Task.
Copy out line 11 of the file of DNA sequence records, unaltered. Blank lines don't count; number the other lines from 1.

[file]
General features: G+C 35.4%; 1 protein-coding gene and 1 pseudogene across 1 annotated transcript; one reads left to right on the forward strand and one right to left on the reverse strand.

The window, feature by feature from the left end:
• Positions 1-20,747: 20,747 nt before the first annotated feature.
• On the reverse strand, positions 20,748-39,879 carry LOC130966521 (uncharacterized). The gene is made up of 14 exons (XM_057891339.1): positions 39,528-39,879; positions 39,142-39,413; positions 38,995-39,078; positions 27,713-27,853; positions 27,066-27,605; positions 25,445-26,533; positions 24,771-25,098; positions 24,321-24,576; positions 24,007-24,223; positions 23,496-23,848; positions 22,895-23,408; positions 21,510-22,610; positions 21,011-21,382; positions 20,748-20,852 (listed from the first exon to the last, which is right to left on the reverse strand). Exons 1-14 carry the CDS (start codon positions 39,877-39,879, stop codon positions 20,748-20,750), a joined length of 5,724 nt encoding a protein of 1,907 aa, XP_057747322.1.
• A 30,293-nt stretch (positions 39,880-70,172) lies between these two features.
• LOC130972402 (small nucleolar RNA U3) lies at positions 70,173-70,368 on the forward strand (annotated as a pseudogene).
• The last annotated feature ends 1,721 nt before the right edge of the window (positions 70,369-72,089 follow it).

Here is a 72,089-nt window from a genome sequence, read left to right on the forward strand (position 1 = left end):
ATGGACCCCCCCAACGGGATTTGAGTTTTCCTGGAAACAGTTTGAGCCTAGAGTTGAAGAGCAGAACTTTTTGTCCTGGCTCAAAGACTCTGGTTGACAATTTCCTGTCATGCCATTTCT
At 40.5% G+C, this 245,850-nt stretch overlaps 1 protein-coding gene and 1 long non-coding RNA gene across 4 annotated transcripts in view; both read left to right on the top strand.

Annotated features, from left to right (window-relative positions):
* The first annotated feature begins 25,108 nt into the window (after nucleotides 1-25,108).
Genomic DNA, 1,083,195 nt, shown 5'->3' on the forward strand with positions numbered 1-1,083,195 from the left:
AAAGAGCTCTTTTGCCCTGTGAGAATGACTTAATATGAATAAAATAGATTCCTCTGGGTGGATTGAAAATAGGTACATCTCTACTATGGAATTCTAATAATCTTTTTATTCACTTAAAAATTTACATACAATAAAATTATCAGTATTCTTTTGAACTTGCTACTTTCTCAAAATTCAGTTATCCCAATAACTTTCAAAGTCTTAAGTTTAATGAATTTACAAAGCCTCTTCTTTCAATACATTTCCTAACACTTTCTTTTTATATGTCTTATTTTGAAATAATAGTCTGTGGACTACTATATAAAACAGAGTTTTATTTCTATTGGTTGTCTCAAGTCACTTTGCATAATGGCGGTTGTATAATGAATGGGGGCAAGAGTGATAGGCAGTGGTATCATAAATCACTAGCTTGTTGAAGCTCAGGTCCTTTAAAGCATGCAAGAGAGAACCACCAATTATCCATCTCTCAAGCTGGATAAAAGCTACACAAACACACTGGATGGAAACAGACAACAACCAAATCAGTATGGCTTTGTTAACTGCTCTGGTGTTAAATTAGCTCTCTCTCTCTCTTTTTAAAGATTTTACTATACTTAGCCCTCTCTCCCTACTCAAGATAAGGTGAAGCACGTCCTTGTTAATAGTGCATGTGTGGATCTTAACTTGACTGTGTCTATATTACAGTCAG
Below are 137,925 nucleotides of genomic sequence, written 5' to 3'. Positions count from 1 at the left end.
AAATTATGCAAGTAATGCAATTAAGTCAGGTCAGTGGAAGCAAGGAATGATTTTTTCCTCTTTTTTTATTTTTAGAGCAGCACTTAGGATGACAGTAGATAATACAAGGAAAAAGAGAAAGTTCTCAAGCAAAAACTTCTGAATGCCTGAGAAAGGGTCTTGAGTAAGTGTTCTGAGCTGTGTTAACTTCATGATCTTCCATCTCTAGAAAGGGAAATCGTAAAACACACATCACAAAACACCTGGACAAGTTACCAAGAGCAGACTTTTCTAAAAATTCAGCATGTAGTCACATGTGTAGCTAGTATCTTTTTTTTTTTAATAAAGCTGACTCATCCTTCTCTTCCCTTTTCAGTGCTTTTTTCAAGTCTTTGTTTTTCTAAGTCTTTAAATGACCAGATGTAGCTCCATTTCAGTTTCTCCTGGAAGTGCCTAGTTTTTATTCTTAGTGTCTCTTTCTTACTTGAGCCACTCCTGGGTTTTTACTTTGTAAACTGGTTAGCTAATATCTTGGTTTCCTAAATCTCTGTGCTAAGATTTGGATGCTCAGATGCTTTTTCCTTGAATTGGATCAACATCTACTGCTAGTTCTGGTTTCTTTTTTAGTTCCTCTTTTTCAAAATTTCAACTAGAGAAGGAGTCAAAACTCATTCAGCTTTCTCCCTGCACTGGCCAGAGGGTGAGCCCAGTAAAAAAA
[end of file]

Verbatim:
Annotated features, from left to right (window-relative positions):